Post Delivery Preeclampsia

Post On Thursday, February 28, 2019 By Nicole Krempasky

Post Delivery Preeclampsia

I was diagnosed postpartum in 2012, when I had my daughter (January 25th). I had a perfectly normal, healthy pregnancy throughout, though there were subtle signals of something potentially being amiss. I did have one urine screen towards the end come back high- I stayed at the office and retested which came back normal. I also had tremendous swelling in my feet with edema but was told to just drink some lemon water. My mother had preeclampsia with my oldest sibling (16 years prior to my birth) which I told my midwives, but no one ever cautioned me or advised me any further information on it, nor did I have any additional monitoring. 

My labor was a little difficult, as I opted for no medications or interventions. Immediately following delivery, I did have a rather odd feeling- kind of like a strange sense of paranoia that I wasn’t going to be around for my baby. I didn’t say this to my husband or anyone else, as I thought it was probably a combination of a rush of emotion, exhaustion and hormones and assumed it was normal. Now after reading other women’s stories, I’ve seen how that’s been a feeling many survivors have had.

My mom is a retired RN and was in the room with me immediately following my delivery. She noticed my symptoms prior to any of the nurses or midwives on staff. She thought something was wrong but didn’t say it directly to me, though now looking back I recall her whispers to the nurses, regarding the machines with a concerned look, etc. I begged to please get up and take a shower or clean myself up a bit, thinking I’d feel better and warm up. I was freezing and starting to shake badly. I did tell my mom that I felt like I couldn’t relax and that’s when she asked me to try standing up and went to take my pulse.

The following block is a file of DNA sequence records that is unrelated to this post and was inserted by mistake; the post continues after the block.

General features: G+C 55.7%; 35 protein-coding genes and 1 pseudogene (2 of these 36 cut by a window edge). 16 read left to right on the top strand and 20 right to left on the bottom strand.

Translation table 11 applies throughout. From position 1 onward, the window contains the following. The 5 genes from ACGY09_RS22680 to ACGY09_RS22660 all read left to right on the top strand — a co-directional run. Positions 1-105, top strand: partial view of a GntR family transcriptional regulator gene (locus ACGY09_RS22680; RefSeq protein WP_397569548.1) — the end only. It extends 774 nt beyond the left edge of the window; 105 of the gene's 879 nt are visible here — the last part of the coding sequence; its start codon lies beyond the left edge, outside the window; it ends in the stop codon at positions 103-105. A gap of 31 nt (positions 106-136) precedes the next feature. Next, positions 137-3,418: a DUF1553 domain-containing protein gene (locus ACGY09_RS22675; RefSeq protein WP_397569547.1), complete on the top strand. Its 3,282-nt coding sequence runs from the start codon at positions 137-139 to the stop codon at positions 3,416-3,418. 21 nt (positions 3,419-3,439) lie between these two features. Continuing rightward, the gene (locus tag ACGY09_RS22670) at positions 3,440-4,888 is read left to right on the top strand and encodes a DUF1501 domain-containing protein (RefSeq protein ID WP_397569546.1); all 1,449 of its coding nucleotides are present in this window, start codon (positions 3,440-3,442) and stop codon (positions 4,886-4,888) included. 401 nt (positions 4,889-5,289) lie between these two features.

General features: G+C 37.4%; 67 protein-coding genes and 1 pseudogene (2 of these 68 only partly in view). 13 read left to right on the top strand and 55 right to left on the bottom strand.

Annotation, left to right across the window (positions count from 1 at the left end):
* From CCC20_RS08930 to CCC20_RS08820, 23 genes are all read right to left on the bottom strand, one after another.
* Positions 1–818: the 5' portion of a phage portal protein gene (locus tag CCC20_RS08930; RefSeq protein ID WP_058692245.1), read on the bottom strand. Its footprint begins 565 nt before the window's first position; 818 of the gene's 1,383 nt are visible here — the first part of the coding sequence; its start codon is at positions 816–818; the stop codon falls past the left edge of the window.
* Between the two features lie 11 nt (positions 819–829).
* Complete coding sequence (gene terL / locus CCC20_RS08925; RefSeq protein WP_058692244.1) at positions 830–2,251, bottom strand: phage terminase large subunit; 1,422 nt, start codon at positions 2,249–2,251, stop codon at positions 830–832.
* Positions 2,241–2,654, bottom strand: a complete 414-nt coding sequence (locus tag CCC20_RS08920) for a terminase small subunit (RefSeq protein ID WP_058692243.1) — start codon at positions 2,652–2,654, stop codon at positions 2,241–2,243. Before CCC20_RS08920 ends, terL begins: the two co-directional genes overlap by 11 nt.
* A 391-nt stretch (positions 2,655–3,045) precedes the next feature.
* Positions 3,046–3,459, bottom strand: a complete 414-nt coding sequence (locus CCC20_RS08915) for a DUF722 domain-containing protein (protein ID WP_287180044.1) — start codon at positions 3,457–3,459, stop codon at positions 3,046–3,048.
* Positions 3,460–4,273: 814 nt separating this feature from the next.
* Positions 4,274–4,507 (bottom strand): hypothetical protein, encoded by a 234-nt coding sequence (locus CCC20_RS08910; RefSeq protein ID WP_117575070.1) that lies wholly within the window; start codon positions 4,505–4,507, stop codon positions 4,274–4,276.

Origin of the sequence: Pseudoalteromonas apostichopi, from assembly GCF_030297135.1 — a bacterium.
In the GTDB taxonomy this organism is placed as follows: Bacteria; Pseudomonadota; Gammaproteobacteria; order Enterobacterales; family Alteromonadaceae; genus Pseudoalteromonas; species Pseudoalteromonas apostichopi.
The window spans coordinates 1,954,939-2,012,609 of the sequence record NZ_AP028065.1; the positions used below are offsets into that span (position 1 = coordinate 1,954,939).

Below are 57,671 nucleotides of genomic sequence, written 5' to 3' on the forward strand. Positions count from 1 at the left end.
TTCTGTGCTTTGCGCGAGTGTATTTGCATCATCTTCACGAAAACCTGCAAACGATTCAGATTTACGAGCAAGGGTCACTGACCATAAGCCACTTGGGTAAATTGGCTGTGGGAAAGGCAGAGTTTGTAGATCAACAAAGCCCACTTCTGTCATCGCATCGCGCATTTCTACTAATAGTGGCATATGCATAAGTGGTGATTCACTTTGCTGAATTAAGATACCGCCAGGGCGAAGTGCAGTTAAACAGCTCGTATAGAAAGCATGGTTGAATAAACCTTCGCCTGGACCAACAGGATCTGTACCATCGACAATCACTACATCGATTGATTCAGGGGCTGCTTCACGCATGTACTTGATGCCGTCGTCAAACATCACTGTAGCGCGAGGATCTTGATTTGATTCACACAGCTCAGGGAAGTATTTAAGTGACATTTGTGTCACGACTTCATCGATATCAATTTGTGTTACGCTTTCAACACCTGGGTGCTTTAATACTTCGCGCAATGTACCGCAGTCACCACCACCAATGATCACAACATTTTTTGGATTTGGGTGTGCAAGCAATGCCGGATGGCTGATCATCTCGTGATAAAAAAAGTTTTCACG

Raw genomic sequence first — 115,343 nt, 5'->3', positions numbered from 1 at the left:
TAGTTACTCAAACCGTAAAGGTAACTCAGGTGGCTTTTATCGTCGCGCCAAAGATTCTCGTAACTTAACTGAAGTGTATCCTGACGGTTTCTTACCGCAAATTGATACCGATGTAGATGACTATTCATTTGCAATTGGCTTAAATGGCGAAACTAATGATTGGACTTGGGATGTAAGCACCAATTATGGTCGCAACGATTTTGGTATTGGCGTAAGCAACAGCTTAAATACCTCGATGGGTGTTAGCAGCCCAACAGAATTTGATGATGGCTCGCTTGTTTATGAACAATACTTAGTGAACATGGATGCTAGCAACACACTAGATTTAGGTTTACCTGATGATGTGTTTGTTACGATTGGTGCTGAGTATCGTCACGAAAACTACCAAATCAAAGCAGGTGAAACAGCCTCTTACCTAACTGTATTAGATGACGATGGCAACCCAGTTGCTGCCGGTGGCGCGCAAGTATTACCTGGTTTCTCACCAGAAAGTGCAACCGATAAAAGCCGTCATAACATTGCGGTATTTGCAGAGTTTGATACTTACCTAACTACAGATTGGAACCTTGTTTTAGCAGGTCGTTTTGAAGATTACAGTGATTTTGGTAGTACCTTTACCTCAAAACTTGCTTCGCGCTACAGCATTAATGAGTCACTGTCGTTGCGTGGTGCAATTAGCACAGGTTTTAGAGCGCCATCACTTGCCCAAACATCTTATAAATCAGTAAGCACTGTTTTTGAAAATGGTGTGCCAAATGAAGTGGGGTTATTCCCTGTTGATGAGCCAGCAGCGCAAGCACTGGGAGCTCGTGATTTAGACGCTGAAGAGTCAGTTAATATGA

Upon standing, I immediately started to hemorrhage. She told me to get back in the bed and called the nurses back in. They took my midwives off my case and transferred my care over to an OB/GYN. They started the catheter for me and had me on a magnesium drip and oxytocin within 30 minutes of my bleeding. I was very lucky that I was in Philadelphia at the University of Pennsylvania where the staff was top notch. 

I did have one bad experience with a doctor since then. Upon moving home to the Scranton, PA area, I started with a new doctor. I asked him what he felt about me having another child and what my risk of preeclampsia could be if I were to get pregnant again. His response was that ‘no one really gets that; I wouldn’t be worried.’ He had my chart in front of him, too, and is one of the most respected OBs in my area.

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